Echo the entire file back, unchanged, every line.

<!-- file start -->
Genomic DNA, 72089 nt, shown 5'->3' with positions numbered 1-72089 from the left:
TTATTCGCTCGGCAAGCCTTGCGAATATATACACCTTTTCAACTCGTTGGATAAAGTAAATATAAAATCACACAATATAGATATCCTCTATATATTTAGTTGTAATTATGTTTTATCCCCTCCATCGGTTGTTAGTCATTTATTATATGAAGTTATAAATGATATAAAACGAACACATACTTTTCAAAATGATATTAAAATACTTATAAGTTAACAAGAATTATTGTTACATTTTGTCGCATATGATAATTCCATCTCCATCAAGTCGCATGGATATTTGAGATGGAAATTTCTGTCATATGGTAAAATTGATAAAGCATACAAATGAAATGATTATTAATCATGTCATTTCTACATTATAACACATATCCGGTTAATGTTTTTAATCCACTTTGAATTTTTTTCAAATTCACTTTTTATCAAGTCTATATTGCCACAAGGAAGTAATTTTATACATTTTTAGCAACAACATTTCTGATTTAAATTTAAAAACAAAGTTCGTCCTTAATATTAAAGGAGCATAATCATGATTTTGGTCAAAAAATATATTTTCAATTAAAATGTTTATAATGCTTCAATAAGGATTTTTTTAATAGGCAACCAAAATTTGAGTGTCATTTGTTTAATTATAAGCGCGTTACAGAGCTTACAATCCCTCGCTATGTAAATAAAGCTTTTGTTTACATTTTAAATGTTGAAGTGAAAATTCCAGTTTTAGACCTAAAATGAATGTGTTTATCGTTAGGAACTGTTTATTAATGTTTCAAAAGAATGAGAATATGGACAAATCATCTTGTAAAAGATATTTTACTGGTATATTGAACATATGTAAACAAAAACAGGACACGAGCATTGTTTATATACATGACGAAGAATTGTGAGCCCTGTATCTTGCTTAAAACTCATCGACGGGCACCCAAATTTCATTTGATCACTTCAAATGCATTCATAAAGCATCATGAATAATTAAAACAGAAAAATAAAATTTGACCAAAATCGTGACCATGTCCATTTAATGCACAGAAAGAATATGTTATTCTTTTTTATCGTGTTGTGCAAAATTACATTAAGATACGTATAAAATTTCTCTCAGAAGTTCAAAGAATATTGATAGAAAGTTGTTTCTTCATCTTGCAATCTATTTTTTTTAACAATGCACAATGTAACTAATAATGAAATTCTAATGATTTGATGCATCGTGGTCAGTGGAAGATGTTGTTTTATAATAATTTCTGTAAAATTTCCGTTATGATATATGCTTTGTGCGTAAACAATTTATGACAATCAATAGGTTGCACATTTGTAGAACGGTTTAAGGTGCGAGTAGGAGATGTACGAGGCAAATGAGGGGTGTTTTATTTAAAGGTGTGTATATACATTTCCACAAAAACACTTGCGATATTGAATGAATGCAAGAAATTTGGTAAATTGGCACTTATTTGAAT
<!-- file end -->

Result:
Genomic DNA, 72089 nt, shown 5'->3' with positions numbered 1-72089 from the left:
TTATTCGCTCGGCAAGCCTTGCGAATATATACACCTTTTCAACTCGTTGGATAAAGTAAATATAAAATCACACAATATAGATATCCTCTATATATTTAGTTGTAATTATGTTTTATCCCCTCCATCGGTTGTTAGTCATTTATTATATGAAGTTATAAATGATATAAAACGAACACATACTTTTCAAAATGATATTAAAATACTTATAAGTTAACAAGAATTATTGTTACATTTTGTCGCATATGATAATTCCATCTCCATCAAGTCGCATGGATATTTGAGATGGAAATTTCTGTCATATGGTAAAATTGATAAAGCATACAAATGAAATGATTATTAATCATGTCATTTCTACATTATAACACATATCCGGTTAATGTTTTTAATCCACTTTGAATTTTTTTCAAATTCACTTTTTATCAAGTCTATATTGCCACAAGGAAGTAATTTTATACATTTTTAGCAACAACATTTCTGATTTAAATTTAAAAACAAAGTTCGTCCTTAATATTAAAGGAGCATAATCATGATTTTGGTCAAAAAATATATTTTCAATTAAAATGTTTATAATGCTTCAATAAGGATTTTTTTAATAGGCAACCAAAATTTGAGTGTCATTTGTTTAATTATAAGCGCGTTACAGAGCTTACAATCCCTCGCTATGTAAATAAAGCTTTTGTTTACATTTTAAATGTTGAAGTGAAAATTCCAGTTTTAGACCTAAAATGAATGTGTTTATCGTTAGGAACTGTTTATTAATGTTTCAAAAGAATGAGAATATGGACAAATCATCTTGTAAAAGATATTTTACTGGTATATTGAACATATGTAAACAAAAACAGGACACGAGCATTGTTTATATACATGACGAAGAATTGTGAGCCCTGTATCTTGCTTAAAACTCATCGACGGGCACCCAAATTTCATTTGATCACTTCAAATGCATTCATAAAGCATCATGAATAATTAAAACAGAAAAATAAAATTTGACCAAAATCGTGACCATGTCCATTTAATGCACAGAAAGAATATGTTATTCTTTTTTATCGTGTTGTGCAAAATTACATTAAGATACGTATAAAATTTCTCTCAGAAGTTCAAAGAATATTGATAGAAAGTTGTTTCTTCATCTTGCAATCTATTTTTTTTAACAATGCACAATGTAACTAATAATGAAATTCTAATGATTTGATGCATCGTGGTCAGTGGAAGATGTTGTTTTATAATAATTTCTGTAAAATTTCCGTTATGATATATGCTTTGTGCGTAAACAATTTATGACAATCAATAGGTTGCACATTTGTAGAACGGTTTAAGGTGCGAGTAGGAGATGTACGAGGCAAATGAGGGGTGTTTTATTTAAAGGTGTGTATATACATTTCCACAAAAACACTTGCGATATTGAATGAATGCAAGAAATTTGGTAAATTGGCACTTATTTGAAT